Petron KM 44 Southbound (Calamba)
  • Petron
  • San Mig Food Ave

Petron KM 44 Northbound (Calamba)
  • Petron
  • San Mig Food Ave
  • McDonald's

Lay-bys

The South Luzon Expressway also has lay-bys, or emergency parking areas where motorists can stop for safety checks on their vehicles and other emergencies.

OTHER TOLLWAY / EXPRESSWAY IN PH

SLEX EXITS

Metro Manila
  • Merville (Pasay) - access to C-5 Road Extension / West Service Road – Merville
  • C-5 (Northbound exit and southbound entrance) - access to Carlos P. Garcia Avenue, Taguig – Pasig
  • Bicutan (Parañaque) - access to Doña Soledad Avenue – Bicutan
  • Sucat - access to BF Homes, Parañaque and Sucat, Muntilupa
  • Alabang (Muntilupa)
  • South Station (Muntilupa) - access to Filinvest City
  • Filinvest (Muntilupa)
  • MCX / Susana Heights - access to Daang Hari

Laguna
  • San Pedro
  • Southwoods (Biñan)
  • Greenfield City/Unilab (Mamplasan) - access to CALAX, Greenfield City, Unilab, LIIP, SRIT
  • Santa Rosa - access to Santa Rosa–Tagaytay Road – Santa Rosa, Greenfield City, Tagaytay
  • Eton City (Malitlit) - access to  Eton City, Malitlit, Greenfield City, Tagaytay
  • Cabuyao - access to  Pulo–Diezmo Road – Cabuyao, Sta. Elena City
  • Silangan (Calamba)
  • Canlubang (Mayapa)
  • Batino (Calamba) - access to CPIP, Tagaytay Highlands, Ciudad de Calamba
  • Calamba (Turbina-Real) - access to Maharlika Highway – Turbina, Real, Batangas, Los Baños

Cavite
  • Carmona

Batangas
  • Santo Tomas via Toll Road 4

SLEX southbound in Carmona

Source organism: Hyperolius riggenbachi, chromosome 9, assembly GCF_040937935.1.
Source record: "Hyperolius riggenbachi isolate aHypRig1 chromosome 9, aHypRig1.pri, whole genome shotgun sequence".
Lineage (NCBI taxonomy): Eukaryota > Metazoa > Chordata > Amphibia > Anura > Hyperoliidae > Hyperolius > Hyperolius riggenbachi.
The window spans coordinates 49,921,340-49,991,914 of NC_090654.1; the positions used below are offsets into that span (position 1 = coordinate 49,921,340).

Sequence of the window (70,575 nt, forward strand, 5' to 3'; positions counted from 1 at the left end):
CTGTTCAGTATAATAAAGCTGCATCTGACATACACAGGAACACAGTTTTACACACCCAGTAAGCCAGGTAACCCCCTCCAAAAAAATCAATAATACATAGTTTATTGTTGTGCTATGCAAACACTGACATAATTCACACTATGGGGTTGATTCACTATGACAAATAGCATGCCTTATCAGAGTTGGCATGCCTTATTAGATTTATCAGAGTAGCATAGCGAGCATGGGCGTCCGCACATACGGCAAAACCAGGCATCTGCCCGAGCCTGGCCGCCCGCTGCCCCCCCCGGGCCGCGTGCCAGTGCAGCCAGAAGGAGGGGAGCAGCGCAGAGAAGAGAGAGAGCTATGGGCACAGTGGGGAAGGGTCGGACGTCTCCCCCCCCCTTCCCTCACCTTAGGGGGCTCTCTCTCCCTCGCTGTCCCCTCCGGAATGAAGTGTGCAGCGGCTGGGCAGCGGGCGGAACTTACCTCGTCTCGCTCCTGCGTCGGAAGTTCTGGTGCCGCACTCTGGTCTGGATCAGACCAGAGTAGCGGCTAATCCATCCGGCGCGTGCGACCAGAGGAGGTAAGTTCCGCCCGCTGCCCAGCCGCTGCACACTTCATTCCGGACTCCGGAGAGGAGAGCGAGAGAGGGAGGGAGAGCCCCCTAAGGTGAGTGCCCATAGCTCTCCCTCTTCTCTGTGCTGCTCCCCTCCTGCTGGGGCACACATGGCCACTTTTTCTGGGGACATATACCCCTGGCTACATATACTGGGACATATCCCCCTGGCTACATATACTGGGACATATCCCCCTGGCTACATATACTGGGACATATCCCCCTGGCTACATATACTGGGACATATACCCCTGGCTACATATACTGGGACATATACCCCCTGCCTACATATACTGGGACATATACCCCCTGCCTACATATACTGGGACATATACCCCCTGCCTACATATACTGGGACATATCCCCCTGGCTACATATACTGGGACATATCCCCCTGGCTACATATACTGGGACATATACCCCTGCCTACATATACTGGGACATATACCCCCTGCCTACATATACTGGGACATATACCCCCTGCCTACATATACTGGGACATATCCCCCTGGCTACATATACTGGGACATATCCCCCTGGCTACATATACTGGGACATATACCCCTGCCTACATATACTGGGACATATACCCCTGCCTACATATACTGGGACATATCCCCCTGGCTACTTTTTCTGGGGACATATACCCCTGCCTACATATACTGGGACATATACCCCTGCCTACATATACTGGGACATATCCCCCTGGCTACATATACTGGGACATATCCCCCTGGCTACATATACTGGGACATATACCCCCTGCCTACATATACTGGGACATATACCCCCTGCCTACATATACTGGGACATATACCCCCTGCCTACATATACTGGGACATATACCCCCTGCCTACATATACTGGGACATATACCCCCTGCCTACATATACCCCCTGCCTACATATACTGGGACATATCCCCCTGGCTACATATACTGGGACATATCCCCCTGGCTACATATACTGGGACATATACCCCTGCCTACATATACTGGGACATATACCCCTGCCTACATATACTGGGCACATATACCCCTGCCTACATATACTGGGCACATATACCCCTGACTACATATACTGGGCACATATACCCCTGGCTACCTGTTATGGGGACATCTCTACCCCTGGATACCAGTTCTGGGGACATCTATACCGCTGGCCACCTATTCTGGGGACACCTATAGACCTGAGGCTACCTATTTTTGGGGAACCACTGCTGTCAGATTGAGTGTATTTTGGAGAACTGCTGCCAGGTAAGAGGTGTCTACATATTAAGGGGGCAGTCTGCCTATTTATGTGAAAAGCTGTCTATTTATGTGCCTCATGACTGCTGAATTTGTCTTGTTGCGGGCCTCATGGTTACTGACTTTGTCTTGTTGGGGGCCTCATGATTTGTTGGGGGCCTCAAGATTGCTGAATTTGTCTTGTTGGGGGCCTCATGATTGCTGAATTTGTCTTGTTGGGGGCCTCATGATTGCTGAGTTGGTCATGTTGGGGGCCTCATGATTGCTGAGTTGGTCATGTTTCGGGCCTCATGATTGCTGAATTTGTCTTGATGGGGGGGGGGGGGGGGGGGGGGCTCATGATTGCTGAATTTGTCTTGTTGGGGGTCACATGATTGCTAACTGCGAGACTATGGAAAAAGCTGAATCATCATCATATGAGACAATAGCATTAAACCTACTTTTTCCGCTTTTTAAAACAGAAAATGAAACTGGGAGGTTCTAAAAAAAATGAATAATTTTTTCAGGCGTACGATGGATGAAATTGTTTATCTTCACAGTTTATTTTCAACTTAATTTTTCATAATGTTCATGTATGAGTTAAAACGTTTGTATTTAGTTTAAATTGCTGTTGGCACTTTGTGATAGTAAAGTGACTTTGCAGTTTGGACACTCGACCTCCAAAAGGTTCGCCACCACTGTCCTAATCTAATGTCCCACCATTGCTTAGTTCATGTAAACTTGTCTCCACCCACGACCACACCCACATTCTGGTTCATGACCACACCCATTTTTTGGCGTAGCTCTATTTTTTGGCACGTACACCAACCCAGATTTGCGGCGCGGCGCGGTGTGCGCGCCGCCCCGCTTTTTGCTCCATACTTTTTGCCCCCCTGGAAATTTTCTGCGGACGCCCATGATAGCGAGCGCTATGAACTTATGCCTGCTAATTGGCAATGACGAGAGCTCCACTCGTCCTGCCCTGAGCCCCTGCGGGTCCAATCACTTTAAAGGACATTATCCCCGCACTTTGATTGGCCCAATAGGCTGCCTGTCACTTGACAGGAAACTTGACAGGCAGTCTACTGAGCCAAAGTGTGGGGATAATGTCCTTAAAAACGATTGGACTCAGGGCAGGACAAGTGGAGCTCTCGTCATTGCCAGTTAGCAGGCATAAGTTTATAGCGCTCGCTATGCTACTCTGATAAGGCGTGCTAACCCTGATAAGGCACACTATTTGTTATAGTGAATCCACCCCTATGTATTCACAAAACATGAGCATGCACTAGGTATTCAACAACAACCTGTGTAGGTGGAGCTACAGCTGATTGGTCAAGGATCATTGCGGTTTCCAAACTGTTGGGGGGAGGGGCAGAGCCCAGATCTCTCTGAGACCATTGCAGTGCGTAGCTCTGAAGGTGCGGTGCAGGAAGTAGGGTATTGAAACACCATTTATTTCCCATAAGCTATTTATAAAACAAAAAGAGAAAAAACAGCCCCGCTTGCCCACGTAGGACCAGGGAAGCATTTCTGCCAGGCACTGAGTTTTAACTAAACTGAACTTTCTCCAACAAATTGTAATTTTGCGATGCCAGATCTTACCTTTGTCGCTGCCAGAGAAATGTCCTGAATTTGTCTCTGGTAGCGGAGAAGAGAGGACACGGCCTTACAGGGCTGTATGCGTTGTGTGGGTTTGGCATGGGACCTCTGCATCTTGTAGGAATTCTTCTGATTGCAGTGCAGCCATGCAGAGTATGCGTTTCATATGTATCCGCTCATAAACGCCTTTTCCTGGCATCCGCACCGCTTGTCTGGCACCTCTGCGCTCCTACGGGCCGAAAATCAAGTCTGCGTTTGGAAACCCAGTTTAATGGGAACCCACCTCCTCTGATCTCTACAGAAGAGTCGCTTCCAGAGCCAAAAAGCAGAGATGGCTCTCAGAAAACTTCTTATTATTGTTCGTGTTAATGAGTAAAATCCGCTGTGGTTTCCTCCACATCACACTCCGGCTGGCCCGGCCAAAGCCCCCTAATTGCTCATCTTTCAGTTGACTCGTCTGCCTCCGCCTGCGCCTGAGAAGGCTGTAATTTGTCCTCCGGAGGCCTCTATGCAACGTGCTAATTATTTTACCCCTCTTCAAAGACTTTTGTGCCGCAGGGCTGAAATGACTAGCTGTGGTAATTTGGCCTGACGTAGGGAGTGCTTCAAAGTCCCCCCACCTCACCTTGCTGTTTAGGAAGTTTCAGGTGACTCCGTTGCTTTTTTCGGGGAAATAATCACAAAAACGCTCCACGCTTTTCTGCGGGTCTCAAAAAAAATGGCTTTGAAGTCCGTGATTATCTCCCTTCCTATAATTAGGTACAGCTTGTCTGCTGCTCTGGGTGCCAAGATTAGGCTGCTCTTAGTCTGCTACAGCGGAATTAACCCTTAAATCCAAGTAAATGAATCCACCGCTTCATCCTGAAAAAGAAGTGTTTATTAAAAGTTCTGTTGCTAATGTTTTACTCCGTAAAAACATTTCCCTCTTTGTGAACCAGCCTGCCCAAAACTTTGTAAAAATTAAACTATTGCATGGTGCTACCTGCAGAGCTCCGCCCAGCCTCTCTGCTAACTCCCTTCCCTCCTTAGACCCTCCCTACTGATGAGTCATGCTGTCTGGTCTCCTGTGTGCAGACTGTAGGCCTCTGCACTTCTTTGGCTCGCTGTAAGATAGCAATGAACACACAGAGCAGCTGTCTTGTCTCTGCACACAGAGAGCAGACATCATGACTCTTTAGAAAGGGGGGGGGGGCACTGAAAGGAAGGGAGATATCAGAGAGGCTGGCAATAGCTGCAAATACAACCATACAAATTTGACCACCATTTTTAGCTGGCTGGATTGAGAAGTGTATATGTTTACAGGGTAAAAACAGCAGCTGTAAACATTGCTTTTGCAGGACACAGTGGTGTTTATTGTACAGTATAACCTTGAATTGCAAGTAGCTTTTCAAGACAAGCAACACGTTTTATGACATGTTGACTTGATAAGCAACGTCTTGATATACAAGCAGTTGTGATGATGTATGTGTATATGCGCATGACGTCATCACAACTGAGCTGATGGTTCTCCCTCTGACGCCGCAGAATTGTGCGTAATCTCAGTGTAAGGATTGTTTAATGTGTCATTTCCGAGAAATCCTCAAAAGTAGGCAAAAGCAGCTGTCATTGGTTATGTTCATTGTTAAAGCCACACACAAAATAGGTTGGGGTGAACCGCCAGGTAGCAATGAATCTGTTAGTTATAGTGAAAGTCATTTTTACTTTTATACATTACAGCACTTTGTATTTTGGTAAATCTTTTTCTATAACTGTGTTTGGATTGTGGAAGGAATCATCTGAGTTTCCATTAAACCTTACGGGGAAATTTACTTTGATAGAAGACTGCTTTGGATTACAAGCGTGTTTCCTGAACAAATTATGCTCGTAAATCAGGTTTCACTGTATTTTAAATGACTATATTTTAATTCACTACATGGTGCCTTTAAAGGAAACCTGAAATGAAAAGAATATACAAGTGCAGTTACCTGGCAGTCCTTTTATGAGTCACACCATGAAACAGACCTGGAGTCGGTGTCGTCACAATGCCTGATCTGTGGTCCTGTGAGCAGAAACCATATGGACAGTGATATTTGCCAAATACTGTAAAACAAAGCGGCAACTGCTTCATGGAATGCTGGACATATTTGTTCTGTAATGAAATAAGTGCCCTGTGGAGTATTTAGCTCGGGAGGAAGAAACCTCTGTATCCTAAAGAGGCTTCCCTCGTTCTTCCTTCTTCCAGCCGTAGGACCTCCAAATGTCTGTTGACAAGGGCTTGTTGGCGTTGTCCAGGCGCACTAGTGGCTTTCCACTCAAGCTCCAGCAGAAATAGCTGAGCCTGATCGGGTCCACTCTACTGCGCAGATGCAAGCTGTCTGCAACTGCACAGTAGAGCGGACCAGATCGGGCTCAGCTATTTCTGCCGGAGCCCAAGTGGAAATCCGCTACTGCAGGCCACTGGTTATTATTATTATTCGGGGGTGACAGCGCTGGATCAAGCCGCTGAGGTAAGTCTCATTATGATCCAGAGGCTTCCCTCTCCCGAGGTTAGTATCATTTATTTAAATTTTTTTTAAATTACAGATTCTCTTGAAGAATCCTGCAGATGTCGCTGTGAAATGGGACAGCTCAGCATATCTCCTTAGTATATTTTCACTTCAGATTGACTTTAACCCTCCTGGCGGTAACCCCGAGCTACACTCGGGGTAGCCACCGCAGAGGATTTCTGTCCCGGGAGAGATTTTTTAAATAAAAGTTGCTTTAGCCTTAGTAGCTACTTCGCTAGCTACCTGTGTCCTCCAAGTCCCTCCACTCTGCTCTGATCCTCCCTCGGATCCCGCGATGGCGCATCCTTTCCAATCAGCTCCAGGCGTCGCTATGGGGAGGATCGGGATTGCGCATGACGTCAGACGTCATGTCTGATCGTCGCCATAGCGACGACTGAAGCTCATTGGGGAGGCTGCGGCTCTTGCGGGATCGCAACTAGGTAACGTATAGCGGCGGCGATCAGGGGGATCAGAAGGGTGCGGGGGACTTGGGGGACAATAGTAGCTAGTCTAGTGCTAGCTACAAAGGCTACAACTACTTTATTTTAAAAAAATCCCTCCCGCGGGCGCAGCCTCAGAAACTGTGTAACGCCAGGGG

ACTIVITIES AND TOURS IN MANILA


Frequently Asked Questions (FAQs) About South Luzon Expressway (SLEX)

  • Who owns SLEX Philippines?
    San Miguel Holdings Corp. The ultimate parent company of SMC SLEX Inc. is San Miguel Holdings Corp. ("SMHC"), a 100.0% owned subsidiary of San Miguel Corporation ("SMC").

  • Is Skyway and SLEX the same?
    Skyway, officially known as the Metro Manila Skyway System (MMSS), is an elevated highway which is the main expressway in Metro Manila, Philippines. It connects the North (NLEX) and South Luzon Expressways (SLEX) with access to the Ninoy Aquino International Airport via the NAIA Expressway (NAIAX).

  • Is SLEX Autosweep or Easytrip?
    Autosweep RFID can be used at Skyway, SLEX, NAIAX, STAR Tollway, MCX, and TPLEX.

  • How much is the toll fee SLEX?
    SLEX toll fee from exits and entries to Calamba at Merville or Magallanes is 49 to 214 Php for everyone. There will be an SLEX charge of 152 or 158 Php from Merville or Magallanes for those wanting to get to Batangas via Southwoods or Carmona.

  • Who built South Luzon Expressway?
    The project was completed by a Philippine National Construction Corporation (PNCC) and MTD Capital joint venture called South Luzon Tollway Corporation (SLTC).